Tao is the fundamental concept of Taoism. In Chinese, it is written as 道, and can be literally translated as ‘the path’ or ‘the way’.

It is a very elusive concept, which is difficult to explain — especially when we have to do it in words alone.

What we may say is that it is the ultimate principle of the universe, embodied in all existence.

Going by this argument, the principles that govern the universe as a whole also govern any existence that we are familiar with.   We can, therefore, find similarity in the relationship between the earth and the sun and that between husband and wife.   We can also draw parallel between how a plant grows and the development of an organization.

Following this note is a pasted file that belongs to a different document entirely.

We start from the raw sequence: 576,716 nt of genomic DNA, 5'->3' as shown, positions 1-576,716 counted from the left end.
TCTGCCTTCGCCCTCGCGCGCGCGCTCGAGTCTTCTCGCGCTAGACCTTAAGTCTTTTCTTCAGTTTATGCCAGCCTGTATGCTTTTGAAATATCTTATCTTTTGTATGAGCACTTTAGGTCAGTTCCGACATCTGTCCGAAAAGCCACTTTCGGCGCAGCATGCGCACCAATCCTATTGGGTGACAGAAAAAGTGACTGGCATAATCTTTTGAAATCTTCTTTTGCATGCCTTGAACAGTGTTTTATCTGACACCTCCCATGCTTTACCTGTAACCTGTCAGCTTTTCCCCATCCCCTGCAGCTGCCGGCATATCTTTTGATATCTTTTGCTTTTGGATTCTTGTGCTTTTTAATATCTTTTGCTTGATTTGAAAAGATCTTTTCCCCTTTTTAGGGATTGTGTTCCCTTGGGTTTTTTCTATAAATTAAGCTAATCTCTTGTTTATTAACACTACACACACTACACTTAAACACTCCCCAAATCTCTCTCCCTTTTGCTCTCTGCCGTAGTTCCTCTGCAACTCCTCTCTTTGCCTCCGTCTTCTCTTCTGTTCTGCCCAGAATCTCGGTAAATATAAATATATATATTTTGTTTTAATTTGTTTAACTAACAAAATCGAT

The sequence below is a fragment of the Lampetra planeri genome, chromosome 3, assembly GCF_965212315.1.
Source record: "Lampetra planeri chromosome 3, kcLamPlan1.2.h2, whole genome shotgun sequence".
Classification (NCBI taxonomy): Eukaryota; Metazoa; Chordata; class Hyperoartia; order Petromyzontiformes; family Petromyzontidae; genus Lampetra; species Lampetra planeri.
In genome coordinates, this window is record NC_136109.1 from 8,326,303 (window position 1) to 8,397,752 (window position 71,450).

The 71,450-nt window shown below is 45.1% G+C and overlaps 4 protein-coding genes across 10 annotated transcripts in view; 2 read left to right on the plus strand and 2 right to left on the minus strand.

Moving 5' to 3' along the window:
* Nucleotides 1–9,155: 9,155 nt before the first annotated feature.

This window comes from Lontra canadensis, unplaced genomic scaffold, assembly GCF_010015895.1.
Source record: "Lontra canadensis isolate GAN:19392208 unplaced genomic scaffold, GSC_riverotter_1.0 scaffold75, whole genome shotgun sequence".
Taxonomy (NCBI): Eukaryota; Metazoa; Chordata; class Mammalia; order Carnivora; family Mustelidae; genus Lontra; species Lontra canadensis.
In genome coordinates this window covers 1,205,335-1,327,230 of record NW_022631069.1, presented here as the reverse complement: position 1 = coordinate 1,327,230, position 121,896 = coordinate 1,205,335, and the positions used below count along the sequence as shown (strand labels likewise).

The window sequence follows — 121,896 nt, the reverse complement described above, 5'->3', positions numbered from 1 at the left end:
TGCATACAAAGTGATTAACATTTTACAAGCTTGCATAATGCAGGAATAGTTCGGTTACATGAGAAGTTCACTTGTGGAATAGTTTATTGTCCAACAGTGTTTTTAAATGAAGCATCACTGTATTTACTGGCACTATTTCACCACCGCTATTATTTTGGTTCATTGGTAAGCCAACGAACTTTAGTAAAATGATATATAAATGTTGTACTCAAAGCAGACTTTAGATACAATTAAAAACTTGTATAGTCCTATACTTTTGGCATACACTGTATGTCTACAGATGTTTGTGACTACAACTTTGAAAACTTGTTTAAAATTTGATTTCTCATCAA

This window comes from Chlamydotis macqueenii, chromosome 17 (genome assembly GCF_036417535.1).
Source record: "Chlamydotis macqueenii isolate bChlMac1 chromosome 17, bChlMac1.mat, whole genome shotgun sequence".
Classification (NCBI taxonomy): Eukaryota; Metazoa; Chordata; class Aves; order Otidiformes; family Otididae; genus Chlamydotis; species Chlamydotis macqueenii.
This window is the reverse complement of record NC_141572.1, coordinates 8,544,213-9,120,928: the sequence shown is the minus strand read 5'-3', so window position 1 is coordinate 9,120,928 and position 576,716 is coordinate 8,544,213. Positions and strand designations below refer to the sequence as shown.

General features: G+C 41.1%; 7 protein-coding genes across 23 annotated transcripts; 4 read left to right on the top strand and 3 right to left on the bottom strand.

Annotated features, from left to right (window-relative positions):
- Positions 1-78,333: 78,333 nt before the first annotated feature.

Tao Teh Ching, or Dao De Ching (道德经), is the foremost text of Taoism, thought to be written by Lao Tsu 2,500 years in the ancient China.  It is also known as Lao Tzu — name of the author.

Tao Te Ching has transcended historical and cultural confines. It is timeless and universal!

In China, it has been widely read by people over the centuries, from the ordinary folks, scholars to politicians; and exerted tremendous influence on the ways of life there; including the arts, from writing, painting and calligraphy to landscaping.

Since its introduction in the late 19th century, the work has been widely read in the West as well. It is believed to be the most translated work after Bible.